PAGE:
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Chapter XII
Standard Competitions
Part 2 of 4

A rule which some beginners find strange is that an arrow that passes through the target or rebounds from any part of it scores a hit and counts 5. Why such a hit is given so favorable a score is hard to explain; but there is good reason back of it just the same. If the arrow passes through the target in the gold the archer is penalized 4 points; never mind why. If it passes through the target at the white ring, he is favored to the extent of 4 points. If it strikes the target and bounds off, leaving a question as to where the point struck, it counts 5. And the long and short of it is, the seemingly queer rule is to give credit for an average shot. However, I never have been able to understand why a premium is placed upon shooting through the target, nor yet for penalizing it. The softer the target the more likely it is to occur, and then the accurate man is up against it, while the fellow who just manages to get on the target is in clover.

While I am on this subject, it is well to point out that the target face should in all cases be made amply large so that the white ring will not bend around the outer edge of the straw. The entire counting surface should be flat and directly presented to the shooter. Otherwise some counts of 1 surely will be lost. And although this may be as fair for one archer as for another, it is discouraging when it comes to comparing scores against other archers' scores made on properly made targets. All tournament targets have an additional hitting surface ring outside the white ring. These are called the petticoats, and have no counting value.

The National Round is a competition for women and girls, and calls for shooting 72 arrows as follows: 48 arrows at 60 yards and 24 arrows at 50 yards.

The Columbia Round calls for 72 arrows as follows: 24 each at 50, 40 and 30 yards respectively.

For shooting at the American Round, where 60 yards is the limit, a bow of 45 pounds draw is about the heaviest that should be used. With this comparatively light bow, the archer can reduce the weight of his arrows to 4/6. Incidentally, this is the lightest arrow that should be used at any range.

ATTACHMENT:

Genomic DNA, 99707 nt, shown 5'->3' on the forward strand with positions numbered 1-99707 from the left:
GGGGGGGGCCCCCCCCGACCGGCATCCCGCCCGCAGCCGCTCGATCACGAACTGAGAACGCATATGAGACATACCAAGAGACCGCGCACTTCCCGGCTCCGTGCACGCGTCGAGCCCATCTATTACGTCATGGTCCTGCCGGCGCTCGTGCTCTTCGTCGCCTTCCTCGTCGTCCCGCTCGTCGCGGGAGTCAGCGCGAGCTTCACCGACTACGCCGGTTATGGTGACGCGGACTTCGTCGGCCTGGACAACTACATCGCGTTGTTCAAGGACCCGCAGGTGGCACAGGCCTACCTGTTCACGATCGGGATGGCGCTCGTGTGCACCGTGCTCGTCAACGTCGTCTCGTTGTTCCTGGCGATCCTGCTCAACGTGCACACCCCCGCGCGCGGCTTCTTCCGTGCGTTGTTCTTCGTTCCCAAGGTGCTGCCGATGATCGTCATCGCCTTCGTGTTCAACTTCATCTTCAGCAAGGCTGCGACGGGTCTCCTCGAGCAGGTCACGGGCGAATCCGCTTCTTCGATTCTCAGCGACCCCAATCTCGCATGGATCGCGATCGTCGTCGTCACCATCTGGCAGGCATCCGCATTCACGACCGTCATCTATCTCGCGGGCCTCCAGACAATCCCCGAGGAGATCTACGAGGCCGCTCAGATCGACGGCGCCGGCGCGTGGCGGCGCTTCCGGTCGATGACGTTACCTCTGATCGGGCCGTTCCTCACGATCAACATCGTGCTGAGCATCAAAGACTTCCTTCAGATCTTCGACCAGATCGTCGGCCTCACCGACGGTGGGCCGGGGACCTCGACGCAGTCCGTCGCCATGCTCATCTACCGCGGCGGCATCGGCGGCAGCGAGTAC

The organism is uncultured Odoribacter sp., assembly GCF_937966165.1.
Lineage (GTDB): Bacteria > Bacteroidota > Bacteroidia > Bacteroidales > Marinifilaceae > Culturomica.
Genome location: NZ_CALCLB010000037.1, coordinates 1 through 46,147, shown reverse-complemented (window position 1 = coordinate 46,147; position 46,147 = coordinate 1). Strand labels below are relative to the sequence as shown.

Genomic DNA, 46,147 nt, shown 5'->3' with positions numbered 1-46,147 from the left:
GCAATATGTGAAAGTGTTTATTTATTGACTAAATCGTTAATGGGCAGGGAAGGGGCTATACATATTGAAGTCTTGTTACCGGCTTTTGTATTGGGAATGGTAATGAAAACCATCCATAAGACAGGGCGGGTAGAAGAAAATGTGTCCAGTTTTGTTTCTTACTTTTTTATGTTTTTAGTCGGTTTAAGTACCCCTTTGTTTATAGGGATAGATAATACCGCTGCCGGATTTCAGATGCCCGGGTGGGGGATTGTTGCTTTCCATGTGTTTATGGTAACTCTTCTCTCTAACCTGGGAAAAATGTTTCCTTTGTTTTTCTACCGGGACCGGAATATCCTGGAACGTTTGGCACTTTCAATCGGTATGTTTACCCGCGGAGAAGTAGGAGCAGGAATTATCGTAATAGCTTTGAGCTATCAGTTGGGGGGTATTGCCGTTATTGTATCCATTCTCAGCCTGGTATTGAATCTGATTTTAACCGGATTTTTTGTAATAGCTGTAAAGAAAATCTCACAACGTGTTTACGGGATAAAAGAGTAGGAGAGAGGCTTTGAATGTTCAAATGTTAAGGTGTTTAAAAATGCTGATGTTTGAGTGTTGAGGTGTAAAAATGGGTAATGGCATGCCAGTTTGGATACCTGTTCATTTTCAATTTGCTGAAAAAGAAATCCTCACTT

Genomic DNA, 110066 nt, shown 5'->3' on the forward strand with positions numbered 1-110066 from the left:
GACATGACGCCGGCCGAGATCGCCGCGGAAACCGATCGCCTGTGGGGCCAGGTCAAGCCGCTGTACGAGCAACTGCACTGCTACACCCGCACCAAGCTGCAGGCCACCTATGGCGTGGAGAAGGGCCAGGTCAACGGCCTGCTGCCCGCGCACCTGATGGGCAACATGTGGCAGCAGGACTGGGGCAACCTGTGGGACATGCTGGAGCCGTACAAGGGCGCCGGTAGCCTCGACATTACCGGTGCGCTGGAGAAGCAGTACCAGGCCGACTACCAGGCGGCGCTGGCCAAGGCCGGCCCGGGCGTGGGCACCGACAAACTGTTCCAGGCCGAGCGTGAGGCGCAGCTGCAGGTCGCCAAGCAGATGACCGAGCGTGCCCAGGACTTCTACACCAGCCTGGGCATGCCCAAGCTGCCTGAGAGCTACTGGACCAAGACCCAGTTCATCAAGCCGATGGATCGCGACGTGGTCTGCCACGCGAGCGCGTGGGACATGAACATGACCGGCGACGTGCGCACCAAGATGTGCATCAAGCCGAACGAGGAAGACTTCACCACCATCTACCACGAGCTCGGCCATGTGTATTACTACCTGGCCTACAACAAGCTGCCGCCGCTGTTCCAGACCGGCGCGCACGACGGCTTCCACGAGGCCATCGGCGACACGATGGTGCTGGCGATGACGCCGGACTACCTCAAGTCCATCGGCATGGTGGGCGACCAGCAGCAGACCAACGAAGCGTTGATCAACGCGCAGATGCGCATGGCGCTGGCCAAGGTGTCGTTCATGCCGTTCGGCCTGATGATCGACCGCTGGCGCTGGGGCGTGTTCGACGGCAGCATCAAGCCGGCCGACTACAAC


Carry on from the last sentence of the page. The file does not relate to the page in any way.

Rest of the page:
Although there are many different rounds having short ranges, there is no reason why adults of the fair sex should not shoot at 60 and 50 yards. The latter is well within steady reach of any woman or big girl.

Among the large variety of competitions, one which must not be overlooked is the Metropolitan Round. This is used for the championships of the Metropolitan Archery Association, which confines its membership to archers and clubs residing and located within a radius of fifty miles around New York City. It calls for shooting 150 arrows at the standard target as follows: 30 at 100 yards, 30 at 80 yards, 30 at 60 yards, 30 at 50 yards, 30 at 40 yards. The particular advantage of this round appears to be that the archer is not put to the test of a long grind at 100 yards, yet is given opportunity to show what he can do at this extreme range. Another point worthy of mention is the fact that the last three distances make a complete American Round.

Organized archery so far has not recognized the junior archer. However in this country, as in Great Britain, we have the Boy Scouts organization, taking an interest in archery. It has been my pleasure time and again to address Boy Scout troops, also meetings of Boy Scout officials. I believe the Boy Scout movement is capable of doing a very great deal to inculcate interest in archery, and for this reason I hope to see the national organization of the Boy Scouts revise the rules which at the time this is written still govern the award of its merit badge for proficiency in archery.